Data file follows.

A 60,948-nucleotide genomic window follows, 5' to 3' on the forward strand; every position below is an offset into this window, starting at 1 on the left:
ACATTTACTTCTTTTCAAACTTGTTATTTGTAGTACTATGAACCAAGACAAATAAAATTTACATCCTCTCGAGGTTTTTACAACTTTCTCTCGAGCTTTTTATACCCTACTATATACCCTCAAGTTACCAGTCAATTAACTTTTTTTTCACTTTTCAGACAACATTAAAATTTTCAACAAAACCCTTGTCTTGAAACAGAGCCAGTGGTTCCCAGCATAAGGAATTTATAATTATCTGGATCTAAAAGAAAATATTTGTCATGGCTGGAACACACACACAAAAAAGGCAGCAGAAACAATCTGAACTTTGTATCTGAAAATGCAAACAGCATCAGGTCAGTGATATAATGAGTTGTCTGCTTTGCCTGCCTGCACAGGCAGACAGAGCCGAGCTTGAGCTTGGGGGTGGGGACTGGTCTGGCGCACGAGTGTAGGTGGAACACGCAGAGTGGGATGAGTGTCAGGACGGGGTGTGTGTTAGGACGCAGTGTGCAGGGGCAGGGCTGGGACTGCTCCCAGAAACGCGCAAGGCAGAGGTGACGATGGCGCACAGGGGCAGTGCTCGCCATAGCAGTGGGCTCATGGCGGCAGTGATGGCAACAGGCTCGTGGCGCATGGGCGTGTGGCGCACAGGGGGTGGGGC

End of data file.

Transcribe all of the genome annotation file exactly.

A 60,948-nucleotide genomic window follows, 5' to 3' on the forward strand; every position below is an offset into this window, starting at 1 on the left:
ACATTTACTTCTTTTCAAACTTGTTATTTGTAGTACTATGAACCAAGACAAATAAAATTTACATCCTCTCGAGGTTTTTACAACTTTCTCTCGAGCTTTTTATACCCTACTATATACCCTCAAGTTACCAGTCAATTAACTTTTTTTTCACTTTTCAGACAACATTAAAATTTTCAACAAAACCCTTGTCTTGAAACAGAGCCAGTGGTTCCCAGCATAAGGAATTTATAATTATCTGGATCTAAAAGAAAATATTTGTCATGGCTGGAACACACACACAAAAAAGGCAGCAGAAACAATCTGAACTTTGTATCTGAAAATGCAAACAGCATCAGGTCAGTGATATAATGAGTTGTCTGCTTTGCCTGCCTGCACAGGCAGACAGAGCCGAGCTTGAGCTTGGGGGTGGGGACTGGTCTGGCGCACGAGTGTAGGTGGAACACGCAGAGTGGGATGAGTGTCAGGACGGGGTGTGTGTTAGGACGCAGTGTGCAGGGGCAGGGCTGGGACTGCTCCCAGAAACGCGCAAGGCAGAGGTGACGATGGCGCACAGGGGCAGTGCTCGCCATAGCAGTGGGCTCATGGCGGCAGTGATGGCAACAGGCTCGTGGCGCATGGGCGTGTGGCGCACAGGGGGTGGGGC